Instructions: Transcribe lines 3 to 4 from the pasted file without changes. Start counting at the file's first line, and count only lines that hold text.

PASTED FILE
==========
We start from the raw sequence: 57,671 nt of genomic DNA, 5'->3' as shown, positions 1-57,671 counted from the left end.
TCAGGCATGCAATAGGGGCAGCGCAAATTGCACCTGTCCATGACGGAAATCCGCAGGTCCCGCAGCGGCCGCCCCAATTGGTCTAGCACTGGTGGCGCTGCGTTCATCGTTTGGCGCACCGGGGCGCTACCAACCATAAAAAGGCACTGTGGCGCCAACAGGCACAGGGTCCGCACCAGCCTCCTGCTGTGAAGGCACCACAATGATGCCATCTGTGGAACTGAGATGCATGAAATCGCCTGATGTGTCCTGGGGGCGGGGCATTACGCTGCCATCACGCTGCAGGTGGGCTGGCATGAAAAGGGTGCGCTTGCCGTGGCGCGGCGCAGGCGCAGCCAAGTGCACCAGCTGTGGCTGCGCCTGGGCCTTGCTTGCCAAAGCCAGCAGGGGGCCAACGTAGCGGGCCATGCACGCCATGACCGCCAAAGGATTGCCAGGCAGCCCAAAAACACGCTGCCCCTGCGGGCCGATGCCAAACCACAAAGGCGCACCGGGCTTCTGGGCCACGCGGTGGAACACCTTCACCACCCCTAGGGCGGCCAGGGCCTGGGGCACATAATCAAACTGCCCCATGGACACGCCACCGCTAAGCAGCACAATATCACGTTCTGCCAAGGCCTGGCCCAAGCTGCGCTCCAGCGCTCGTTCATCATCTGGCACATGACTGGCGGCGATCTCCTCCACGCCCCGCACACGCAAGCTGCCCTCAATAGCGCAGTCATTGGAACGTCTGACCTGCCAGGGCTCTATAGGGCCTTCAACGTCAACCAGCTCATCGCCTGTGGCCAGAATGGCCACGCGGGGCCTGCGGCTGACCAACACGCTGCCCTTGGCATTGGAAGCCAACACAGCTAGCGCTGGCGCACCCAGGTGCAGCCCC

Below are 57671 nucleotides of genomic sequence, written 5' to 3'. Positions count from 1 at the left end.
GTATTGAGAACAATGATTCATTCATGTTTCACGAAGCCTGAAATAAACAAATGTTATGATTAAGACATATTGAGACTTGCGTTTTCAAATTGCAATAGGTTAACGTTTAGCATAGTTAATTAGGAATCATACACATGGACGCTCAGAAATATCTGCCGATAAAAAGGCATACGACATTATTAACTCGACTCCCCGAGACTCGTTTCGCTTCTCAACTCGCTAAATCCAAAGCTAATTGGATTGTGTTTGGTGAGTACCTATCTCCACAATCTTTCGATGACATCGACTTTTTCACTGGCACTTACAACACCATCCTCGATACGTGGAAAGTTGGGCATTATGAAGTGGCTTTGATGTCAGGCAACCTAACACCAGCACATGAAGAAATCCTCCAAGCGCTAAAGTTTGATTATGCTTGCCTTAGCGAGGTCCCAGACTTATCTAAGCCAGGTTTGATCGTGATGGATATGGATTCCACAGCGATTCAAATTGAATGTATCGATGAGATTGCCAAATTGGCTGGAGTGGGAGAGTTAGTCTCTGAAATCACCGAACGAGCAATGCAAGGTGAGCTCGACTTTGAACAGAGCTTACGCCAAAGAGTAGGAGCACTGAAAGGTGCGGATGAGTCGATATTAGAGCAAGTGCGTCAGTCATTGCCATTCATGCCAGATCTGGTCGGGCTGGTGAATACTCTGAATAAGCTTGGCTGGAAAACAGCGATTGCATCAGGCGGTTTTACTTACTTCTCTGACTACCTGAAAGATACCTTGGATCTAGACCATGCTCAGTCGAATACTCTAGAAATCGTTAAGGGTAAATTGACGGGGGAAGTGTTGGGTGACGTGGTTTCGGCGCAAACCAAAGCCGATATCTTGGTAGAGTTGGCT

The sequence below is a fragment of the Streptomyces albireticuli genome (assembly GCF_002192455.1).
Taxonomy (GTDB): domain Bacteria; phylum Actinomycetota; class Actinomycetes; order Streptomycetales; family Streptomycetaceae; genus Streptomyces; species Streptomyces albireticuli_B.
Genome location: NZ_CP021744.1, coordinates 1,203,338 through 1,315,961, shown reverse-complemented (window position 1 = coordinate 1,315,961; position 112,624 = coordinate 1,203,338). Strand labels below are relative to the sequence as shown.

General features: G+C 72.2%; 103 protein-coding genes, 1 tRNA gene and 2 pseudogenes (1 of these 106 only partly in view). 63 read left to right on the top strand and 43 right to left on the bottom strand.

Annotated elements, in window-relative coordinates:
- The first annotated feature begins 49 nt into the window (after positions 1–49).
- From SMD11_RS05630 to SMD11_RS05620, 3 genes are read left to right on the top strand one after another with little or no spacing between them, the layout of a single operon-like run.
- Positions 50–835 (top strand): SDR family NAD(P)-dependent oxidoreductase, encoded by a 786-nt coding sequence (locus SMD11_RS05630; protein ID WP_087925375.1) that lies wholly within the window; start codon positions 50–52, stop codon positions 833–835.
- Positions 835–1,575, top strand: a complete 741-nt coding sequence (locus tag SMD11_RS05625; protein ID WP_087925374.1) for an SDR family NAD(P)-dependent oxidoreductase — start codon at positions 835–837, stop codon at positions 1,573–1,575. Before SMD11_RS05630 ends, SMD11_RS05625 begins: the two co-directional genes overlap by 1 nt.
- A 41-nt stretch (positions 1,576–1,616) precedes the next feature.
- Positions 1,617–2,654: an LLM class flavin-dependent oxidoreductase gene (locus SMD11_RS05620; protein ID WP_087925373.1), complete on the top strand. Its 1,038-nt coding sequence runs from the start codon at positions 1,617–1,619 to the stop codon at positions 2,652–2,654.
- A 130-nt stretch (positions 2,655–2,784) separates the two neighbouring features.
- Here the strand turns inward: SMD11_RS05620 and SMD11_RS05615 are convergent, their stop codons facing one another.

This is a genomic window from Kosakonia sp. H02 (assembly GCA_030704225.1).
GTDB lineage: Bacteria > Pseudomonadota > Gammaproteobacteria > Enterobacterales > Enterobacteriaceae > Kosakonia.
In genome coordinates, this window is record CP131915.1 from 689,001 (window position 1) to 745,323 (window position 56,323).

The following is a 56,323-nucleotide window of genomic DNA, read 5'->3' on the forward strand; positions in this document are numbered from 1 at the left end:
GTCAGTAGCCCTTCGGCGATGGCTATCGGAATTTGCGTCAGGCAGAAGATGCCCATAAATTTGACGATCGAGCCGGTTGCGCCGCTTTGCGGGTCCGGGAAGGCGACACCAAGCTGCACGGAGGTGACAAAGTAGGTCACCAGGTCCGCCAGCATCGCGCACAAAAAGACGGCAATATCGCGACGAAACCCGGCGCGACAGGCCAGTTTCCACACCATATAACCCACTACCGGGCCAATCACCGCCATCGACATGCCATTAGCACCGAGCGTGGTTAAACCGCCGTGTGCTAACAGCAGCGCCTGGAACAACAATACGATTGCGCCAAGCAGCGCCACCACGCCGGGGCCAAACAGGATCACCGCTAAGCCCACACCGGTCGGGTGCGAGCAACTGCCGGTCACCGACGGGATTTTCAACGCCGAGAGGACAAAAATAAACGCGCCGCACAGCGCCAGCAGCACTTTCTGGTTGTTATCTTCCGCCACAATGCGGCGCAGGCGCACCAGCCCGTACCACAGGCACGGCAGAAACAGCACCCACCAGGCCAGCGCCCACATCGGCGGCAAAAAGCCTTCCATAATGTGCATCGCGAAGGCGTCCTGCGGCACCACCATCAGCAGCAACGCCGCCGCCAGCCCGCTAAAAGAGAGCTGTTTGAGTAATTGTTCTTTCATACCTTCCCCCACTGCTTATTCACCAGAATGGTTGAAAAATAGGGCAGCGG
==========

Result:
Below are 57671 nucleotides of genomic sequence, written 5' to 3'. Positions count from 1 at the left end.
GTATTGAGAACAATGATTCATTCATGTTTCACGAAGCCTGAAATAAACAAATGTTATGATTAAGACATATTGAGACTTGCGTTTTCAAATTGCAATAGGTTAACGTTTAGCATAGTTAATTAGGAATCATACACATGGACGCTCAGAAATATCTGCCGATAAAAAGGCATACGACATTATTAACTCGACTCCCCGAGACTCGTTTCGCTTCTCAACTCGCTAAATCCAAAGCTAATTGGATTGTGTTTGGTGAGTACCTATCTCCACAATCTTTCGATGACATCGACTTTTTCACTGGCACTTACAACACCATCCTCGATACGTGGAAAGTTGGGCATTATGAAGTGGCTTTGATGTCAGGCAACCTAACACCAGCACATGAAGAAATCCTCCAAGCGCTAAAGTTTGATTATGCTTGCCTTAGCGAGGTCCCAGACTTATCTAAGCCAGGTTTGATCGTGATGGATATGGATTCCACAGCGATTCAAATTGAATGTATCGATGAGATTGCCAAATTGGCTGGAGTGGGAGAGTTAGTCTCTGAAATCACCGAACGAGCAATGCAAGGTGAGCTCGACTTTGAACAGAGCTTACGCCAAAGAGTAGGAGCACTGAAAGGTGCGGATGAGTCGATATTAGAGCAAGTGCGTCAGTCATTGCCATTCATGCCAGATCTGGTCGGGCTGGTGAATACTCTGAATAAGCTTGGCTGGAAAACAGCGATTGCATCAGGCGGTTTTACTTACTTCTCTGACTACCTGAAAGATACCTTGGATCTAGACCATGCTCAGTCGAATACTCTAGAAATCGTTAAGGGTAAATTGACGGGGGAAGTGTTGGGTGACGTGGTTTCGGCGCAAACCAAAGCCGATATCTTGGTAGAGTTGGCT